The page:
Graduation Greatness

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June brings lots of things: Father’s Day, weddings…and graduations.

I had occasion to attend two graduations in the past two weeks and they could not have been at more opposite ends of the spectrum.

One was for my “bonus” granddaughter, Coco, who moved on up from Kindergarten all the way to first grade and the other was for my oldest grandson, Tyler, who finished his four years at De Paul University in Chicago, leaving with honors.

Wow.

Coco calls me “BG” for “Bonus Grandma” and she is one of the sweetest, smartest, prettiest and funniest six-year-olds I have ever met. Her Mom grew up in New Jersey in the same town my kids did and she was friends with both my girls. As fate would have it, we both wound up in Orange County and I “got” Coco as a bonus grandchild!

It was a beautiful, sunny, typical Southern California morning for Coco’s big day. There were three classes “graduating” at her school and I was thrilled to see the excitement in those little ones’ eyes as they marched in, found their places on the outdoor stage, sang a couple of songs complete with hand gestures and were given awards for everything from perfect attendance to most improved.

When the big moment came, our girl walked confidently up on stage to receive her “diploma,” shaking the principal’s hand, posing for a couple of quick snaps and then finding her way back to her place…grinning a semi-toothless grin the whole time.

One of the best parts of the morning was seeing the kids in their outfits.

It ran the gamut for the girls with long frilly and sparkly “gowns” to cute sundresses (which was a good idea since it was rather warm for the 9 a.m. outdoor ceremony)Some of the boys wore suits, some just ties with “dress” shirts and my personal favorite, one little guy who wore a t-shirt that had a tie silk-screened on it. Then, there were sneakers, dress shoes, glitzy sandals and “Mary Janes” with glitter, flip-flops. They were all wearing something “special” for the day.

I was moved by the teachers whose eyes filled with tears as they looked out on “their” boys and girls. As young as they were (and I’d guess there was probably fifty years’ combined experience between them and their aides), you knew that whatever class they had this year was just as wonderful and achieved just as much as the many other classes that preceded these. I got the feeling that to these dedicated (and grossly underpaid) women, this never got old.

Coco made me feel very important that day with her enthusiastic greeting and delicious hugs. She insisted that she sit next to me when we went to a celebratory breakfast after the ceremonies and drew pictures of “us” while we were waiting for our food. Of course I’ve saved them!  It was just a lovely, lovely morning.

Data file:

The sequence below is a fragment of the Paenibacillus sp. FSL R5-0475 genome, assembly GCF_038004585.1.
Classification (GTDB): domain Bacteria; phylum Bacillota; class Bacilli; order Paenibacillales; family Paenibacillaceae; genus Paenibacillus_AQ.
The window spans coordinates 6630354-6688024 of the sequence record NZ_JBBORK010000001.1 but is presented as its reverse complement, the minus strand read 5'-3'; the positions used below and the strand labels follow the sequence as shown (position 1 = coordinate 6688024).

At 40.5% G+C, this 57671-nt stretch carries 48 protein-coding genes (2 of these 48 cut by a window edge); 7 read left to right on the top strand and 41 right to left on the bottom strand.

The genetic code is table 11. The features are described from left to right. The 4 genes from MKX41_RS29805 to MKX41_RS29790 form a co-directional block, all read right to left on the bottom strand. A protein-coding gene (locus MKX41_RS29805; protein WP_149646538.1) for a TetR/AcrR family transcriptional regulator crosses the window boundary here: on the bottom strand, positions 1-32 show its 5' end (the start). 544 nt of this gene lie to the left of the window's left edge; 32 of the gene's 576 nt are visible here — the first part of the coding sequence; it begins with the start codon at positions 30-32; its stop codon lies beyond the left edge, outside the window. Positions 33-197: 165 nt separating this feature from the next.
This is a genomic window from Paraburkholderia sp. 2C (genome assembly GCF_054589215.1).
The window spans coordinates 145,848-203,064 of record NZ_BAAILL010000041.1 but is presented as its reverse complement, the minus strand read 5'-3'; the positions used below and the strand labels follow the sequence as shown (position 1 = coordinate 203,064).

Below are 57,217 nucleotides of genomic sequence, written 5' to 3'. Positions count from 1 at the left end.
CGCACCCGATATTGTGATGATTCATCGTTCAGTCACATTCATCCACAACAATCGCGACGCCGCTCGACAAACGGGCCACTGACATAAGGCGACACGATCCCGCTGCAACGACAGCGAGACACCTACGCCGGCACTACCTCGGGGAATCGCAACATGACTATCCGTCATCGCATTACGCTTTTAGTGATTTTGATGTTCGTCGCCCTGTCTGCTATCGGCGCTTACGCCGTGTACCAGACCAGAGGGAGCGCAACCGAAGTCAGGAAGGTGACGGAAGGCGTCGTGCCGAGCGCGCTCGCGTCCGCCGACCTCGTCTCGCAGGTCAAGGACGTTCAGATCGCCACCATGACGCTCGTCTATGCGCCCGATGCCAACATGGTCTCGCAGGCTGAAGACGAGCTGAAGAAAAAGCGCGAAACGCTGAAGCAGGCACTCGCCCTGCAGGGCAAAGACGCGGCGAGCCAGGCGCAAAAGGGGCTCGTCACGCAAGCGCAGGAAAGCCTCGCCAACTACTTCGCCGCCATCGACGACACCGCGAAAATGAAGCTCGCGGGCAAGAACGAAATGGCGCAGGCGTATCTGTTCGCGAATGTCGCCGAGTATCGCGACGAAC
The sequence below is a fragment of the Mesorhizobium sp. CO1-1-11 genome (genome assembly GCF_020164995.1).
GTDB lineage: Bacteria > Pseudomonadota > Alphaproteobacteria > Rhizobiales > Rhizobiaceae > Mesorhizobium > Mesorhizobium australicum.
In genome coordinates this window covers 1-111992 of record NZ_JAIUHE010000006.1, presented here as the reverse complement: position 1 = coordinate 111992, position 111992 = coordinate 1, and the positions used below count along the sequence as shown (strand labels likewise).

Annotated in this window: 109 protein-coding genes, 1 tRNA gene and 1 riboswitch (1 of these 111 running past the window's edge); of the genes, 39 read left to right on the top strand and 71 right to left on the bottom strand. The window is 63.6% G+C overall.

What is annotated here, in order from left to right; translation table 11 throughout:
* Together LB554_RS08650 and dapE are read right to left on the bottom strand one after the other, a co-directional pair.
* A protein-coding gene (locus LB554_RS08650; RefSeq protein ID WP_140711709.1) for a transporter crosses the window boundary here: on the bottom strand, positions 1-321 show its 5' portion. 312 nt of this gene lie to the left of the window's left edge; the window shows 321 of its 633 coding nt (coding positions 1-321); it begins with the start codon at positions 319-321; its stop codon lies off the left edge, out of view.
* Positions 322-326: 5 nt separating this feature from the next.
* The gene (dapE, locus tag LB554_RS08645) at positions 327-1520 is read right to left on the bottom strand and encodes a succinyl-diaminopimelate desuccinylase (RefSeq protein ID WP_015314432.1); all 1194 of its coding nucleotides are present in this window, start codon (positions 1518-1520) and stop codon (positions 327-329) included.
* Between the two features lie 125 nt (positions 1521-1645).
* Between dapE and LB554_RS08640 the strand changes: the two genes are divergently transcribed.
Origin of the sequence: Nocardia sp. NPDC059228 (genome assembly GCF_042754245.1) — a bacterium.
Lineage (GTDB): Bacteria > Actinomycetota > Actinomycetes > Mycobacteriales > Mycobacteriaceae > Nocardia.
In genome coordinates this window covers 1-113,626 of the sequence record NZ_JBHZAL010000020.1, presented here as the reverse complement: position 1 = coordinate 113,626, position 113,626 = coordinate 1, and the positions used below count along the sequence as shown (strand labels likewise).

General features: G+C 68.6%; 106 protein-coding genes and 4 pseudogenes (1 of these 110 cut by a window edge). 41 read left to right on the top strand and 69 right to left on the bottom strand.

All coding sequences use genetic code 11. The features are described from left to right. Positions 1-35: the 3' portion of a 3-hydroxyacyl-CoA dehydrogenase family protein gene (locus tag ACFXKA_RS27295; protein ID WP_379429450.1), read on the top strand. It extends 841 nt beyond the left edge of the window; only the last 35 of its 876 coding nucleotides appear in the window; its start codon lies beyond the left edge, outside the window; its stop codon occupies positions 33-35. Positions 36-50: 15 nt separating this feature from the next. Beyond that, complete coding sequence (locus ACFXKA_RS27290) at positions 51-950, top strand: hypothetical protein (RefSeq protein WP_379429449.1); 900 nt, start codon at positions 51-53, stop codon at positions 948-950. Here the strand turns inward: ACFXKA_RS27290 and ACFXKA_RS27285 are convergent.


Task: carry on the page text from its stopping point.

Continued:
Then this past Sunday I found myself at another graduation, one that could not have been any more different.  My oldest grandson, Tyler’s. I flew to Chicago because this was something I was not going to miss.

De Paul University is so large that they need to spread out their graduation ceremonies over a couple of days to accommodate all the students in their various colleges. Tyler’s was scheduled for 8 a.m. at the McCormick Center, which is the largest convention center in the United States.

Of course, being who I am and always planning ahead (admittedly at times, too much ahead), I got up at 4:45 a.m. to get dressed and over there by 6:30 to be on line for when the doors opened at 7 a.m. so I could land some good seats. I was more than happy to do this since I get up early any way and I felt like I was contributing something to the event. I hadn’t paid his tuition, bought his books, or even visited him the four years he was there. This was the best I could do.

I managed to cop seats seven rows up behind the graduates, right in the center. There had to be at least 150 to 200 rows of chairs in four separate sections, so enough seating for several thousand people. I was happy to see that there were big screen TV’s on either side of the stage because my aging eyes would not have otherwise been able to really see what was going on despite the closeness of our seats.

The space darkened, the music started and in came these young men and women, full of knowledge and enthusiasm and probably not a little trepidation as to what the future held for them. It’s a tough time to be a college grad; the job market is more competitive than ever since there are so many experienced folks still looking for employment.

Tyler is 6′ 3″ tall (I know. He is the tallest, by far, of anyone in our family.) After thinking I spotted him coming in a couple of times, there he was, in his blue cap and gown, with his red stole emblazoned with the De Paul emblem. He looked over at us and grinned.

All I saw was the beautiful blonde-haired, blue-eyed little boy marching in with his classmates for a promotion ceremony at the Somerset Hills Montessori School that he attended until he was six…not the man who was before me. I hated to be so trite, but I had to say to myself over and over “Where has the time gone?”

It seemed like a long time before they got to Tyler’s name but in retrospect, for the number of graduates, the whole morning progressed seamlessly and much quicker than any of us expected. Then there he was, striding across the stage, taking his hard-earned diploma and just like that, this moment that took four long, hard years to achieve, was over.

But then, as I tried not to let my eyes spill over as I saw this handsome young man beaming at us as he returned to his seat, I realized that it really wasn’t over…it was just beginning.

Despite the difference in their years and levels of education, both my loved ones had high levels of graduation greatness! Good luck and God bless, Coco and Tyler!

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